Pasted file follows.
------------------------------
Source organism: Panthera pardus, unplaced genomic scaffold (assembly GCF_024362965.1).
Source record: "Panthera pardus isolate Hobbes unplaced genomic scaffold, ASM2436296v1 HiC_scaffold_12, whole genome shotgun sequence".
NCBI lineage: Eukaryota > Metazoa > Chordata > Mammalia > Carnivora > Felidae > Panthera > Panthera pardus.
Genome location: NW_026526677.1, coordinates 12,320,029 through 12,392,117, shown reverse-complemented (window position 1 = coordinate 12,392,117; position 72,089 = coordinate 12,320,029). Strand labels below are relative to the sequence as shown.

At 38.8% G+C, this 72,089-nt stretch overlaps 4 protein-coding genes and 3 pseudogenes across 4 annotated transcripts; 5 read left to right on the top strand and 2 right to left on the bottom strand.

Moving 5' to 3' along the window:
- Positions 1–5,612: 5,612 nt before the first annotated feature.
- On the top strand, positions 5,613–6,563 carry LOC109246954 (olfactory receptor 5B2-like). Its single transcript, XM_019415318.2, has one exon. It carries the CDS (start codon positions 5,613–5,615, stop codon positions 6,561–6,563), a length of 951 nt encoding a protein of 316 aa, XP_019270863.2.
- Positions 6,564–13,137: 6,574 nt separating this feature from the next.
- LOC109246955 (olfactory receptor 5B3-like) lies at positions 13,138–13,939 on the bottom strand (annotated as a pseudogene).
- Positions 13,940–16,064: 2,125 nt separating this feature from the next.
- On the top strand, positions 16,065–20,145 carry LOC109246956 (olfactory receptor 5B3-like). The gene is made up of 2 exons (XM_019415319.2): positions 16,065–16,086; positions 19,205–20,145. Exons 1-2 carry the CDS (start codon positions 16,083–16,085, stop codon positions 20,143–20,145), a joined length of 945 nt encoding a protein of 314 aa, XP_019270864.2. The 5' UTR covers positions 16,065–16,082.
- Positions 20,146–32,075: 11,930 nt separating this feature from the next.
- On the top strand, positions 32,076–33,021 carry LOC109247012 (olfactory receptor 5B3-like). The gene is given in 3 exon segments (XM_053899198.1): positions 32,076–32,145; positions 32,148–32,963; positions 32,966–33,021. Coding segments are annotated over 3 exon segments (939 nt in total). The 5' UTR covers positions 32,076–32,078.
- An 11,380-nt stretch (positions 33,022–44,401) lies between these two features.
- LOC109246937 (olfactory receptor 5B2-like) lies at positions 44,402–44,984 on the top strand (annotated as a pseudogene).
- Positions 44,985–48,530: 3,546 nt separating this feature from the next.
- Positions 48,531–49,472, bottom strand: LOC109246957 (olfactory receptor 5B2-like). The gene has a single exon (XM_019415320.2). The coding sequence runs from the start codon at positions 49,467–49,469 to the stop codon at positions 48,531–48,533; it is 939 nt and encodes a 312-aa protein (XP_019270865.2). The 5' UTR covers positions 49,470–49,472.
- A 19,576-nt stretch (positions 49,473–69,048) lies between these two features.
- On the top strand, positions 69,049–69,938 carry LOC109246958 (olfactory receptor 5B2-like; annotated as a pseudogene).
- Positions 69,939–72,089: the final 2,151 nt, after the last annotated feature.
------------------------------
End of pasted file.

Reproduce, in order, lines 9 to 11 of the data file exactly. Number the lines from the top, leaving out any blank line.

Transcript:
- Positions 6,564–13,137: 6,574 nt separating this feature from the next.
- LOC109246955 (olfactory receptor 5B3-like) lies at positions 13,138–13,939 on the bottom strand (annotated as a pseudogene).
- Positions 13,940–16,064: 2,125 nt separating this feature from the next.